War of the Rebellion: Serial 026 Page 0708 NORTH CAROLINA AND S. E. VIRGINIA. Chapter XXX.

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after destroying the bridges near Richmond to return to General Stoneman's headquarters, but was forced to seek safety within your lines. I am here with my entire staff and without a command. I respectfully ask for instructions.

J. KILPATRICK,

Colonel Commanding First Brigade, Third Division, Cavalry Corps.

YORKTOWN, VA., May 8, 1863.

Major General H. W. HALLECK,

General-in-Chief:

Colonel Kilpatrick, with his regiment (the Harris Light Cavalry) and the rest of the Illinois Twelfth, has just arrived at Gloucester Point, opposite this fort. They burned the bridges over the Chickahominy; destroyed three large trains of provisions in the rear of Lee's army; drove in the rebel pickets to within 2 miles of Richmond, and have lost only 1 lieutenant and 30 men, having captured and paroled upward of 300 prisoners. Among the prisoners was an aide to General Winder, who was captured with his escort far within the intrenchments outside of Richmond. This cavalry have marched nearly 200 miles since the 3rd of May; were inside of the fortifications of Richmond on the 4th; burned all the stores at Aylett's Station, on the Mattapony, on the 5th; destroyed all the ferries over the Pamunkey and Mattapony and a large commissary depot near and above Tappahannock, and came here in good condition. They deserve great credit for what they have done. It is one of the finest feats of the war.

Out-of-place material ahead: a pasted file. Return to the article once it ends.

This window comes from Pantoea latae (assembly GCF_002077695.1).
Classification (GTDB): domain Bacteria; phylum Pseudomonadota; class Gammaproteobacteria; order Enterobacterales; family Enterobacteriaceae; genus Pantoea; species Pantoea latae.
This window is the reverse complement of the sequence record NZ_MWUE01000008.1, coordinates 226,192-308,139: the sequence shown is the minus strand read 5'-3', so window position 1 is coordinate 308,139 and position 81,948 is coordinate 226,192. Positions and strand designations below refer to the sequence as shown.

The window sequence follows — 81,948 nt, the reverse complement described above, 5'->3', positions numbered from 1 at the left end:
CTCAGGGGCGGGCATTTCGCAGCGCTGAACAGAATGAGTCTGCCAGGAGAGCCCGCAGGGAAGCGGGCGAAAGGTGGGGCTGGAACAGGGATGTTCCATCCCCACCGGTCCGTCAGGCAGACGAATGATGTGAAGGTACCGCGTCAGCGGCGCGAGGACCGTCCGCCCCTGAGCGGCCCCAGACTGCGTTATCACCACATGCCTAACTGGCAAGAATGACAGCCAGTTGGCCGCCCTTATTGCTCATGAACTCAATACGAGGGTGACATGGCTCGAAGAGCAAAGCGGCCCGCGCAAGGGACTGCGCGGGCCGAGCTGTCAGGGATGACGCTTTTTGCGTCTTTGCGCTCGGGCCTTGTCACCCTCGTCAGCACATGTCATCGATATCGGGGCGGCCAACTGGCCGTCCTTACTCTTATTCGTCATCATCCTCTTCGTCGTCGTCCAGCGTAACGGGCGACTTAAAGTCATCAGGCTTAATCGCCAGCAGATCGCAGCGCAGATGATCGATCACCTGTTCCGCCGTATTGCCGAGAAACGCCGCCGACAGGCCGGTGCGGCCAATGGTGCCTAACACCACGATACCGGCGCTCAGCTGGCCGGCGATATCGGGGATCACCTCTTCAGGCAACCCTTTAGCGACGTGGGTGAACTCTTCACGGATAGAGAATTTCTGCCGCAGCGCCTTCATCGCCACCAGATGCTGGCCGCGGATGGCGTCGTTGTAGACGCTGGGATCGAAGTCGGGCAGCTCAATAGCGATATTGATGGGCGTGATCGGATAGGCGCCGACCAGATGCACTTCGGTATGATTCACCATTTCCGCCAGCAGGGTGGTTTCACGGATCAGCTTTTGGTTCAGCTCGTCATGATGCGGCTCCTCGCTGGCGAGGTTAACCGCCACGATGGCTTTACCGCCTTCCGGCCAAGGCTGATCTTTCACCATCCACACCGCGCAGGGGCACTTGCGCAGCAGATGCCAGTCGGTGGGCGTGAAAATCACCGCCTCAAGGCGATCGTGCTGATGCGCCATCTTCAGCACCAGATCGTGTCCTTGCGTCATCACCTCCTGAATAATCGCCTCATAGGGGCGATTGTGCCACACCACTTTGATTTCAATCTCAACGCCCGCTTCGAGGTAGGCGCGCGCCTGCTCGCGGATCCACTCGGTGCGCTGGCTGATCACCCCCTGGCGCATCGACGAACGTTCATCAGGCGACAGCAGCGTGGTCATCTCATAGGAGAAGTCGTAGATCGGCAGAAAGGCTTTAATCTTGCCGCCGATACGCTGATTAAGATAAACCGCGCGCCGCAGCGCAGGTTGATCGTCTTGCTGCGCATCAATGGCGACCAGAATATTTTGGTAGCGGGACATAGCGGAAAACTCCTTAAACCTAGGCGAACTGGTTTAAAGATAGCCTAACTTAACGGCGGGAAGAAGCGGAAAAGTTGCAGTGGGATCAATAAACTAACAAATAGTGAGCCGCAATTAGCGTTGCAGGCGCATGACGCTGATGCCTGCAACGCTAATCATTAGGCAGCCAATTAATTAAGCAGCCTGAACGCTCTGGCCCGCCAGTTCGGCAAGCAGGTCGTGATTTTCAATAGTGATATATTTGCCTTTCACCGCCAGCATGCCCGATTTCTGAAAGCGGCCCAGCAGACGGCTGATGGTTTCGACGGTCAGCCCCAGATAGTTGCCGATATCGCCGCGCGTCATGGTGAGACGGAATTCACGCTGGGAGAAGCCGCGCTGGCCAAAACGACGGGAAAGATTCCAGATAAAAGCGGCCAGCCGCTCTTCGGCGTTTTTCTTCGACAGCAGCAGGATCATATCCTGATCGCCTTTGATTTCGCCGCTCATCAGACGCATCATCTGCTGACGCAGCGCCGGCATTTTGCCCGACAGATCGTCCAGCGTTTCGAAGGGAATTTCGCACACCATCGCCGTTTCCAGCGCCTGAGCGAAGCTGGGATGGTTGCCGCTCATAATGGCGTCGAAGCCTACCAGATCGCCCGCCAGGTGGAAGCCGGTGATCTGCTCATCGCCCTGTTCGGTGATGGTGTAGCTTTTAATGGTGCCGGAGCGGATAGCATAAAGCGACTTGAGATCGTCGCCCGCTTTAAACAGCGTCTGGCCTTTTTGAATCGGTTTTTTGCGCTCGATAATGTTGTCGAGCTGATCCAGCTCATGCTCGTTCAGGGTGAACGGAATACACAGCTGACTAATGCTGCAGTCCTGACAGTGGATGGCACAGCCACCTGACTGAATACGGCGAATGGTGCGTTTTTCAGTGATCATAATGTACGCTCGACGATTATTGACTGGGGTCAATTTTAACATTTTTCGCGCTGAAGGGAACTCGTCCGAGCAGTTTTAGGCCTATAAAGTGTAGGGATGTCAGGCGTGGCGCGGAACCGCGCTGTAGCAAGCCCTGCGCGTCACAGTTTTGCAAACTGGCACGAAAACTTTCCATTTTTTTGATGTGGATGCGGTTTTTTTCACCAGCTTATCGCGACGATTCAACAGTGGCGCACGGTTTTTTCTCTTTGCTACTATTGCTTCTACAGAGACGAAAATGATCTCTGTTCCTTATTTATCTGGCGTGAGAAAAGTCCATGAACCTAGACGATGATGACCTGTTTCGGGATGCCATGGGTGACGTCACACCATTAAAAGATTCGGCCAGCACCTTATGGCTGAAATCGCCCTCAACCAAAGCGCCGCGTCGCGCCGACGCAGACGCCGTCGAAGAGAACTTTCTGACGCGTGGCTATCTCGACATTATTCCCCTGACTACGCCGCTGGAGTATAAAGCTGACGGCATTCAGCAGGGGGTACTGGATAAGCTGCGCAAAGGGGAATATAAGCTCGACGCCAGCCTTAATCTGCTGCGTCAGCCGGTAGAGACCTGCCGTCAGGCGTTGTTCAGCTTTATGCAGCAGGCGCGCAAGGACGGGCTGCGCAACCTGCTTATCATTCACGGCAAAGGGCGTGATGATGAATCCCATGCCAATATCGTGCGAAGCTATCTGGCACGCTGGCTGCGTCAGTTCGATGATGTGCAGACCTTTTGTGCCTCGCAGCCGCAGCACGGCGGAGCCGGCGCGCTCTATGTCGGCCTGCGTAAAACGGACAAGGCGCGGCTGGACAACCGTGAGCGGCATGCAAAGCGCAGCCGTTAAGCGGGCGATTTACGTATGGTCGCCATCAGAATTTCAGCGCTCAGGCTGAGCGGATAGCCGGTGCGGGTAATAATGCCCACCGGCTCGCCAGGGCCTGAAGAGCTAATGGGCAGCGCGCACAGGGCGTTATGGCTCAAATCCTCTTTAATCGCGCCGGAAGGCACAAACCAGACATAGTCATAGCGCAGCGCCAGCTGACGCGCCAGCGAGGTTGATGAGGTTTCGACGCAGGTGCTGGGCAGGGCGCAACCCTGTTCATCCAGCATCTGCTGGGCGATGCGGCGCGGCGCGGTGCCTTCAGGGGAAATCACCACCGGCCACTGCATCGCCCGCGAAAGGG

RUFUS KING,

Brigadier-General.

WAR DEPARTMENT,

May 8, 1863.

General RUFUS KING, Yorktown:

Thanks for your telegram. Please give me any further information you have. We are all anxious to hear from the gallant officers and soldiers who have performed an achievement unsurpassed for daring and success. Give my congratulations and compliments to them.

EDWIN M. STANTON.

YORKTOWN, VA., May 8, 1863-12 p. m.

Honorable E. M. STANTON,

Secretary of War:

Your dispatch of this day has been received, and will be communicated in general orders to the Harris Light Cavalry and the Twelfth Illinois to-morrow. The officers and men will be rejoiced to know that their brilliant exploit is fully appreciated at headquarters. They are in good condition, and after a day's rest will be fit, as they are anxious, for further active service. All quiet on our front and nothing new here.

RUFUS KING,

Brigadier-General, Commanding.